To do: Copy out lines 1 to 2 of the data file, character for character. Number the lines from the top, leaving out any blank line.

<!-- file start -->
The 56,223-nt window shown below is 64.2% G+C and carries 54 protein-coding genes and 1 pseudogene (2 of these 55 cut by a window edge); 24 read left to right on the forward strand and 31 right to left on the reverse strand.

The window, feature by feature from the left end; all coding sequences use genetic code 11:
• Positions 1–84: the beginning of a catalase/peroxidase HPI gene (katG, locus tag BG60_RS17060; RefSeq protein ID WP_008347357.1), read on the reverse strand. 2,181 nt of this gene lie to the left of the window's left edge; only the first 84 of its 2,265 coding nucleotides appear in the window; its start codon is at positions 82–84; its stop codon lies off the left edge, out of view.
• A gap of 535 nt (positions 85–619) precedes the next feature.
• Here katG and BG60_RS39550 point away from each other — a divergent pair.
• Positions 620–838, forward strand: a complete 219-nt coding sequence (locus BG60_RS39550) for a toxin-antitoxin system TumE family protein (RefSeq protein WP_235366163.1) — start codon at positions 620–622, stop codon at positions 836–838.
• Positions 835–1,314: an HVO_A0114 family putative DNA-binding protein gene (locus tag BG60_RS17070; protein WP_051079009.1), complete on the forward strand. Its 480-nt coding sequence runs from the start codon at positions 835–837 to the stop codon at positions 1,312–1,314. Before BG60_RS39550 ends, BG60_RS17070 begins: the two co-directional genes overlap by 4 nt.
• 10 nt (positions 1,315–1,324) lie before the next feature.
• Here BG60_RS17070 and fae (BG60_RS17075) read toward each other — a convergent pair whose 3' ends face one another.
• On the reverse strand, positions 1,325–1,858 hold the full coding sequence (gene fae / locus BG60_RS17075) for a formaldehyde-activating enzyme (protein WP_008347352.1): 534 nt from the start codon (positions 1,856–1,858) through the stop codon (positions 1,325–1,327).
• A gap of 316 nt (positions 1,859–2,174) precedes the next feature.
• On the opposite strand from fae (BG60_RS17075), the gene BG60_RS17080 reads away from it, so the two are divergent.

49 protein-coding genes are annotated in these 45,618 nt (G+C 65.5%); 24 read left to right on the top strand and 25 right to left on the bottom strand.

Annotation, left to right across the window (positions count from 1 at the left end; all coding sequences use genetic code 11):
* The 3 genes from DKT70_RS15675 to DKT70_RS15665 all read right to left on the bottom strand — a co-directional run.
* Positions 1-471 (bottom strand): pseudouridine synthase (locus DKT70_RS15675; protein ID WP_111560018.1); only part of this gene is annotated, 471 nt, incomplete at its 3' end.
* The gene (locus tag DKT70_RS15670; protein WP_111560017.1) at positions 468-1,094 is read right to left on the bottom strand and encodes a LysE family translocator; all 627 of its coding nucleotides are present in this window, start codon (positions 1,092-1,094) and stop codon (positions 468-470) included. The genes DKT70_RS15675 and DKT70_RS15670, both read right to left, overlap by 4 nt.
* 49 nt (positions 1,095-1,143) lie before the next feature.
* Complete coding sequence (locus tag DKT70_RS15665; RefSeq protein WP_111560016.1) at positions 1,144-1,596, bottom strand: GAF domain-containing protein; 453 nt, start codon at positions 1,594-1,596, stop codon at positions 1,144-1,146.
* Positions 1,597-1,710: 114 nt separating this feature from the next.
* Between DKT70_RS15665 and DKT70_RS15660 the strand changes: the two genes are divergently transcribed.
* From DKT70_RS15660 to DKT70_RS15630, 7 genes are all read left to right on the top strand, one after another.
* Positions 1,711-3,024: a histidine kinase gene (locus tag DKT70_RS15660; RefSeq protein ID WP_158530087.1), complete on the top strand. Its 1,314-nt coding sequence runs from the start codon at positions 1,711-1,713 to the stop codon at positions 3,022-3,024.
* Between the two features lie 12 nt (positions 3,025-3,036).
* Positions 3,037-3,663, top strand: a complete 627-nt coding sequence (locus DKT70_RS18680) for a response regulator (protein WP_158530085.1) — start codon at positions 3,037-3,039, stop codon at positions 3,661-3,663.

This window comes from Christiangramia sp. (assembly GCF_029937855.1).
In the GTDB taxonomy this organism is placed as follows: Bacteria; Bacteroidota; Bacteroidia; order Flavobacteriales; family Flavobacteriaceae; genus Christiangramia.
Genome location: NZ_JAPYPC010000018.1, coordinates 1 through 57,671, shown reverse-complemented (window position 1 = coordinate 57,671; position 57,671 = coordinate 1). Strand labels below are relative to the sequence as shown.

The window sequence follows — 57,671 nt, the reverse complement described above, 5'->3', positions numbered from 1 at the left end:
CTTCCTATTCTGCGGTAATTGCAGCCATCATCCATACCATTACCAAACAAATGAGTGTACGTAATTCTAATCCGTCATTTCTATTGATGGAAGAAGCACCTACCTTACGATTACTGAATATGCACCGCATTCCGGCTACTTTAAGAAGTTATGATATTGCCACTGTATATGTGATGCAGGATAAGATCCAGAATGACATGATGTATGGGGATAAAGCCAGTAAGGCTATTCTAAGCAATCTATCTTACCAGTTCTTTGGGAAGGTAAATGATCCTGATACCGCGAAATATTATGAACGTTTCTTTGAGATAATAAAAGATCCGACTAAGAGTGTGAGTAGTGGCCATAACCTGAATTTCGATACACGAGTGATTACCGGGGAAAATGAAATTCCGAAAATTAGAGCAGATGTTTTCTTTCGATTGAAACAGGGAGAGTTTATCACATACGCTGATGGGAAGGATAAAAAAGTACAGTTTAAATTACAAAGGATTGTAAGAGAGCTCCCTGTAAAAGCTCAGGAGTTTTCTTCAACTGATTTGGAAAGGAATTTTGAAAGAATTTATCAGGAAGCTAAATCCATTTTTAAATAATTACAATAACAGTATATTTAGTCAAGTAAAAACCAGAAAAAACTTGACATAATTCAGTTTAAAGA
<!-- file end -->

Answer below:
The 56,223-nt window shown below is 64.2% G+C and carries 54 protein-coding genes and 1 pseudogene (2 of these 55 cut by a window edge); 24 read left to right on the forward strand and 31 right to left on the reverse strand.

The window, feature by feature from the left end; all coding sequences use genetic code 11: